Sitting in their Room Listening to the Sound of Bombs
Students from Durgapur stuck in Ukraine
“No food, no water, even out of warm winter clothes” these were the words Rumki and Jhumki spoke on February 21, the last their parents heard from them.
Durgapur residents Rumki Ganguly and Jhumki Ganguly, twin sisters currently studying at the Kharkiv National Medical College in Ukraine, are stuck and underground for now in Kyiv during this war together with some other student scholars from India.
“Since childhood my daughters had only the dream in their eyes to become doctors. Each year at the mela they would buy the local plastic doctor sets and role play as doctors and patients. It was eye pleasing at the time as my daughters are carrying such great ambitions,” says the twins’ mother.
Sunanda Halder is a health worker and her husband Dhiren Ganguly works in an oil and gas company. Amidst all the difficulties and obstacles starting from Finance and distance and family issues, the parents always supported their daughters to become successful in what they dreamed.
Passing their 12th board exams with flying colours the twin sisters finally gained admission to the Kharkiv National Medical University after several attempts and a year ago migrated to Ukraine to fulfil their dreams. Today that dream has turned gray with the sound of heavy boots.
The university basement is now a safe haven for them with other helpless students and the sounds of soldiers, missile explosions and bomb blasts reminiscent of a new battlefield.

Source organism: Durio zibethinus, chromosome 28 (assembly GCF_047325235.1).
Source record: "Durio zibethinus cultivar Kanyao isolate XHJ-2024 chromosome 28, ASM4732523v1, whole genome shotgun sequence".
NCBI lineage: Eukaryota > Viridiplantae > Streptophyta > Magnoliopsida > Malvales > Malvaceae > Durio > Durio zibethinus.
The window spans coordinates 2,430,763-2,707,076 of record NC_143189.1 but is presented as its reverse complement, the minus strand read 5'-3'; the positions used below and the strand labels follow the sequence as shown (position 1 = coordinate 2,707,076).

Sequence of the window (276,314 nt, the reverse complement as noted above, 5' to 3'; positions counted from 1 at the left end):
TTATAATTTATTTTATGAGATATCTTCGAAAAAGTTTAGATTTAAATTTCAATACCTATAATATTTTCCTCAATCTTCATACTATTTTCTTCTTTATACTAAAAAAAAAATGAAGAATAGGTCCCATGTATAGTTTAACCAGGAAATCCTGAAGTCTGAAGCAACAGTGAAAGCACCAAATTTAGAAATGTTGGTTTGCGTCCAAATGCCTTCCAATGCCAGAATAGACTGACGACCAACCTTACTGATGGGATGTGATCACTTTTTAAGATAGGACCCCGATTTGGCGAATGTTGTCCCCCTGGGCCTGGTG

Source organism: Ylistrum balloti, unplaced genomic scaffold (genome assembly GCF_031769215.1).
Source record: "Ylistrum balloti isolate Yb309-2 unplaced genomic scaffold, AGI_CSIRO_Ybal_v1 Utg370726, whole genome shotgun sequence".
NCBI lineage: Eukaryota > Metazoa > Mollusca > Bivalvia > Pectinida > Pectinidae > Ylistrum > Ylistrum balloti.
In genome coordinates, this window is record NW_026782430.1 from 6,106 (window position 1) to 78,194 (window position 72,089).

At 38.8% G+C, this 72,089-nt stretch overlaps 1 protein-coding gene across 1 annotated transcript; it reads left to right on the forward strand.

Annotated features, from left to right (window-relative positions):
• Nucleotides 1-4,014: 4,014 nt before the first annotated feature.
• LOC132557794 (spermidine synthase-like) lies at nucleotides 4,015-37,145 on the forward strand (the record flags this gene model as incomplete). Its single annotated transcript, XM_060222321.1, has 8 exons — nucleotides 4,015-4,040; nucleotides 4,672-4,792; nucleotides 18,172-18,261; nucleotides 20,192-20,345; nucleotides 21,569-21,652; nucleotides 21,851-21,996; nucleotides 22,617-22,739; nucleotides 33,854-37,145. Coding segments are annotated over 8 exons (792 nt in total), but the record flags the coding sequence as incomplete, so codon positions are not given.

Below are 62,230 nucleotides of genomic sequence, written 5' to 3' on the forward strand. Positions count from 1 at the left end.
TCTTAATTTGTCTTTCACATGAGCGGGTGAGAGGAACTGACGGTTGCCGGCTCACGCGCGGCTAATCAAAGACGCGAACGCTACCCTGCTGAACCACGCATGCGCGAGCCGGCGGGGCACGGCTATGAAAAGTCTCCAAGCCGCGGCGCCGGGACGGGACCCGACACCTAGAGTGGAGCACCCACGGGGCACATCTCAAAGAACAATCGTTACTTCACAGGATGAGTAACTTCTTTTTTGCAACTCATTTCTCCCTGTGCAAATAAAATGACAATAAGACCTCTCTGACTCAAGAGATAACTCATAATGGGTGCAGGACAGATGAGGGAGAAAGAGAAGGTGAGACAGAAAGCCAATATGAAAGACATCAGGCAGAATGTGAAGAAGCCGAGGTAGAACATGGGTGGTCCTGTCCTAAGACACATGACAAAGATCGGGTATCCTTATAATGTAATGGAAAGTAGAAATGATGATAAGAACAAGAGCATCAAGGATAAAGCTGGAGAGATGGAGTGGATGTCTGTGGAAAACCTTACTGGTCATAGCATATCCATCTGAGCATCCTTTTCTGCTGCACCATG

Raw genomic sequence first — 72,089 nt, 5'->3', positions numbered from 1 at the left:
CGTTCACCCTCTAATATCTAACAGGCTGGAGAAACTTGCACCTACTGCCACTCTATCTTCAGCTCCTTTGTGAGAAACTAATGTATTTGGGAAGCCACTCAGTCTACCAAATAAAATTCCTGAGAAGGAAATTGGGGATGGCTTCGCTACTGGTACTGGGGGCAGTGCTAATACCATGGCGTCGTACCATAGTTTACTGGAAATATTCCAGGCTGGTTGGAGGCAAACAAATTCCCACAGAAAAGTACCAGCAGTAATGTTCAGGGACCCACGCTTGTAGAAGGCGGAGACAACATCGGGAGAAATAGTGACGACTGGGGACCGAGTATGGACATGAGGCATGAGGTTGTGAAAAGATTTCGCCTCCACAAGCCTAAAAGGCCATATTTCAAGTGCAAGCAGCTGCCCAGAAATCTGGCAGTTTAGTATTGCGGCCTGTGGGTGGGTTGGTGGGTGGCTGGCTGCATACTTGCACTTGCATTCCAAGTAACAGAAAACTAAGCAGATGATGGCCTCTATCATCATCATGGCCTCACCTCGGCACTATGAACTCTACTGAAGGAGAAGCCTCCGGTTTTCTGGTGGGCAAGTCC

The underground students are now battling the worst situation as they are left with no food to eat or water to drink. Russian troops have attacked Ukraine’s airports and military bases limiting the chance of rescue. The students are out of money for the ATM cashouts. Their parents have been calling the Indian embassy which took all their contacts but has sent no information or response so far.
“We last spoke to our daughters on Friday . We have no idea what are they going through. We have nothing to do except sit here quietly and wait for our government to take any step,” says Dhiren Ganguly.
Their mother Sunanda is worried watching news of the war. This morning she is cleaning the Kali temple of the house and praying to the goddess. Weeping she says, “My only prayer now is for the twins to return home in good health. My girls have been in Ukraine for more than a year. Never have I been this anxious to see them.”
The parents cannot think of any way out.
Even their neighbours are worried.
According to a neighbour Asmanur Zaman, “The little girls are from a remote area in Durgapur, studying medicine in Ukraine. It is a matter of our pride. Moreover, Rumki and Jhumki have been really good in studies. So now that the war is going on in Ukraine, we locals are all worried. We want them to come home healthy very soon.”
As people weave a web of arguments for war, at least four more students from Durgapur are stuck in Ukraine: Zeenat Alam of Benachiti, Neha Khan of Tagore Avenue in Ispat Nagar, Rahul Prasad Roy of A Zone and Shubhjit Sinha of Benachiti.
In a video call Khan, a third-year student at the Frankivisk National Medical College in Ivano, says “We are very worried. So far, the Indian government has not taken any initiative to bring us back.”
According to Neha, food has been collected to last a few days, but it is not clear what will happen after that. The battle is raging six kilometres from where the students are. Because of the bombardment, water services in the city are closed. The administration has also said that the power service will be cut off. The airport is closed.
Neha says they have been sitting in their room listening to the sound of bombs.
Her father Firoz Khan says “We are very worried. Everyone in the house is living in a kind of extreme anxiety.”
Cover photo Saurav Das / Instagram